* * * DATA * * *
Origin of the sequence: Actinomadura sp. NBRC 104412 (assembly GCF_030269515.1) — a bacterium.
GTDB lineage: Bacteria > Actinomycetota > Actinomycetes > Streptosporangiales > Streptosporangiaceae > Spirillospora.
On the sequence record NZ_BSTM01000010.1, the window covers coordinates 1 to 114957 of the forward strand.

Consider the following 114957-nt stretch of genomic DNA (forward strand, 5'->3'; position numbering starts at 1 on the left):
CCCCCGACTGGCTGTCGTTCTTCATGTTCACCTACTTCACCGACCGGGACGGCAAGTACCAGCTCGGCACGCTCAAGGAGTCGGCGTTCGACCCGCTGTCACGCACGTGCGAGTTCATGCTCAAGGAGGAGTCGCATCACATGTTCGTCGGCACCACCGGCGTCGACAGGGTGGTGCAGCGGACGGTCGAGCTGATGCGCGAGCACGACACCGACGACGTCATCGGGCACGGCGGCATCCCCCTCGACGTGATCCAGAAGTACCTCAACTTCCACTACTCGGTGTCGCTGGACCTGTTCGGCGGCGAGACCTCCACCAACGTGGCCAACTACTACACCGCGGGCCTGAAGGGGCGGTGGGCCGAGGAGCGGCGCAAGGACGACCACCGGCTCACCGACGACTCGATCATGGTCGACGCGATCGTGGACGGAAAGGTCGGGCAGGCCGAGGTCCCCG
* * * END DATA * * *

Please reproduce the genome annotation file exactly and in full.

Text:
Origin of the sequence: Actinomadura sp. NBRC 104412 (assembly GCF_030269515.1) — a bacterium.
GTDB lineage: Bacteria > Actinomycetota > Actinomycetes > Streptosporangiales > Streptosporangiaceae > Spirillospora.
On the sequence record NZ_BSTM01000010.1, the window covers coordinates 1 to 114957 of the forward strand.

Consider the following 114957-nt stretch of genomic DNA (forward strand, 5'->3'; position numbering starts at 1 on the left):
CCCCCGACTGGCTGTCGTTCTTCATGTTCACCTACTTCACCGACCGGGACGGCAAGTACCAGCTCGGCACGCTCAAGGAGTCGGCGTTCGACCCGCTGTCACGCACGTGCGAGTTCATGCTCAAGGAGGAGTCGCATCACATGTTCGTCGGCACCACCGGCGTCGACAGGGTGGTGCAGCGGACGGTCGAGCTGATGCGCGAGCACGACACCGACGACGTCATCGGGCACGGCGGCATCCCCCTCGACGTGATCCAGAAGTACCTCAACTTCCACTACTCGGTGTCGCTGGACCTGTTCGGCGGCGAGACCTCCACCAACGTGGCCAACTACTACACCGCGGGCCTGAAGGGGCGGTGGGCCGAGGAGCGGCGCAAGGACGACCACCGGCTCACCGACGACTCGATCATGGTCGACGCGATCGTGGACGGAAAGGTCGGGCAGGCCGAGGTCCCCG